Analysis yields disappointing findings on Vitamin D3 supplementation in MS

The 20th Century American essayist HL Mencken wrote, “For every complex problem there is an answer that is clear, simple, and wrong.” A recent meta-analysis suggests that Vitamin D3 supplementation is such an answer to the complex problems posed by multiple sclerosis.

The rationale for Vitamin D3 use is intuitive: Not getting sufficient Vitamin D is a well-established risk factor for developing MS, so it is not unreasonable to think that correcting that deficiency with supplements should have some positive effect on disease course. Except, a group of Brazilian researchers say, there is not significant evidence to support that view.7

Those researchers searched the scientific literature to identify randomized controlled trials that:

  • enrolled people with MS
  • had an intervention group receiving high doses (≥1000 IU/day) of Vitamin D3
  • reported clinical or radiological outcomes

Nine studies with a total of 867 participants met those criteria. Analysis of the results from those studies found no significant reduction in Expanded Disability Status Scale score, annualized relapse rate, or new T2 lesions on magnetic resonance imaging at six to 24 months in people receiving Vitamin D3. The authors noted that their conclusions were in keeping with the findings of other studies examining the impact of Vitamin D3 supplementation. A slight but non-significant reduction of new T2 lesions was observed.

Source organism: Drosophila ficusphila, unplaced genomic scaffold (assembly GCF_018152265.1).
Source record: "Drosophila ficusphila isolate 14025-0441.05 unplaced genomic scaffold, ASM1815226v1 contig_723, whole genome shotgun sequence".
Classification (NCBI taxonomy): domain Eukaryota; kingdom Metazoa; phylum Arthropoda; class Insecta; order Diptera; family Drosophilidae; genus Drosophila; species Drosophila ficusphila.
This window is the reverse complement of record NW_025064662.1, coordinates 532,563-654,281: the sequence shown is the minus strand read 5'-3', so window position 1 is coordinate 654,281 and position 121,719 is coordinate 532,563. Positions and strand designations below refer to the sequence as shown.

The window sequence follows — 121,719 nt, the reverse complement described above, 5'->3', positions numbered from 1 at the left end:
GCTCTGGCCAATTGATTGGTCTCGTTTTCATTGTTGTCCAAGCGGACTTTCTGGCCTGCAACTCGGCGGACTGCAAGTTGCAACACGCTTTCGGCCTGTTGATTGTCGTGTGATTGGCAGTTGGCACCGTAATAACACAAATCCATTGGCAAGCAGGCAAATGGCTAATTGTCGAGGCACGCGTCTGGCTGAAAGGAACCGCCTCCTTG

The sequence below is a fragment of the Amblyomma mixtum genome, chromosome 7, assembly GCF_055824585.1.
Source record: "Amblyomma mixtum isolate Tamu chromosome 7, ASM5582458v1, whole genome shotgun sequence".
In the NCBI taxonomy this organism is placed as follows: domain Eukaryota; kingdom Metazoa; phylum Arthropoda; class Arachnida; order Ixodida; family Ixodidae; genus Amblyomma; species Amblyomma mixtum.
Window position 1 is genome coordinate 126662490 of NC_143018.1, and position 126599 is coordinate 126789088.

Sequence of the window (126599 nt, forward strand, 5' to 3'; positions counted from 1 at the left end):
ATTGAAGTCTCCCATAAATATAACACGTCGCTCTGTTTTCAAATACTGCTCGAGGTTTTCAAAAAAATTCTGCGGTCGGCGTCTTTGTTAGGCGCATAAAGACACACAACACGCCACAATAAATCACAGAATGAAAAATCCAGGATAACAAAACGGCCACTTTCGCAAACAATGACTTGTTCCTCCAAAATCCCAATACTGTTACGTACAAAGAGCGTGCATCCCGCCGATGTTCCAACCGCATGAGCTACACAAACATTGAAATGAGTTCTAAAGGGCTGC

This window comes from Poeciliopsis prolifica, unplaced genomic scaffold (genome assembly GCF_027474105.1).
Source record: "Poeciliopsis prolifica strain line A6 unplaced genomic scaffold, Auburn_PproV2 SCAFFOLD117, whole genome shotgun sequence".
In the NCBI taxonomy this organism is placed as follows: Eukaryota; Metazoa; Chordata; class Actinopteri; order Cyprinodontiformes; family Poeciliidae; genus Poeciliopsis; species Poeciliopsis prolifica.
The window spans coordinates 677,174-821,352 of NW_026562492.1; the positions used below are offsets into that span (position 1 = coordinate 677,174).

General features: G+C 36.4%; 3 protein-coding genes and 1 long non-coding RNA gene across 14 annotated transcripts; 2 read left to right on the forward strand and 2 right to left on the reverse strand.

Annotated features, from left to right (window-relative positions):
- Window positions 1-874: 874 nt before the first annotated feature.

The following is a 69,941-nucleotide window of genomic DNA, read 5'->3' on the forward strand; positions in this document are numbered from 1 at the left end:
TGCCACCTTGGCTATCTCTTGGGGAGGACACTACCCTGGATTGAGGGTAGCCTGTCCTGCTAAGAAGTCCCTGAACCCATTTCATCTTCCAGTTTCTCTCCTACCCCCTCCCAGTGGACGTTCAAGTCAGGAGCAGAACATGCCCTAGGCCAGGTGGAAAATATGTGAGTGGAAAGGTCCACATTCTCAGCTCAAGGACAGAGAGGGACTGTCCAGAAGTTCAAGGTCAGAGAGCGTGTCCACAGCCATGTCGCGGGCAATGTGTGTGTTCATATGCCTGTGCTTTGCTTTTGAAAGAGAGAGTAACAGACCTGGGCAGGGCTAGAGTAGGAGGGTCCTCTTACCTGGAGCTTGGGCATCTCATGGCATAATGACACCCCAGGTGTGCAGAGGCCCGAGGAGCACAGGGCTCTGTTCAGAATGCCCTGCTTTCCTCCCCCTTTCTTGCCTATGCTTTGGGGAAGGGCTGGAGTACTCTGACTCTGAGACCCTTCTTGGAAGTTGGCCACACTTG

The investigators concluded, “The findings of this meta-analysis strengthen current evidence that vitamin D3 supplementation has no significant impact on clinical outcomes in patients with MS. However, the non-significant reduction of new T2 lesions could precede long-term clinical benefits and should be validated in additional studies.”

Study finds that people with MS are at an increased risk for hoarding

The prevalence of hoarding and cluttering behaviors among people with MS is twice that of the general population, according to researchers who surveyed more than 280 people with MS who received care at the NYU Langone Medical Center.8

The researchers found that 10.4% of those study participants met criteria for clinically significant hoarding or cluttering, while the prevalence of such behaviors in the overall US adult population is about 5%. The study participants had an average age of 44 years and had been diagnosed with MS for an average of 12.7 years. Seventy-one percent were female; 59% were white.

Perhaps not surprisingly, a greater degree of MS severity and higher scores on instruments used to measure hoarding behavior were predictors of increased difficulty in performing activities of daily living due to clutter. One welcome piece of news: Hoarding behavior remained stable among the 118 study participants who completed both a baseline and one-year follow-up survey.

Mental health professionals say that hoarding and cluttering behaviors typically are responses to emotional stress. So if people with MS – or anyone, for that matter – are concerned that they may be engaging in hoarding, getting items to the curb for garbage pick-up may be less important than getting to a psychologist or other counselor to start unpacking the issues underlying the behavior.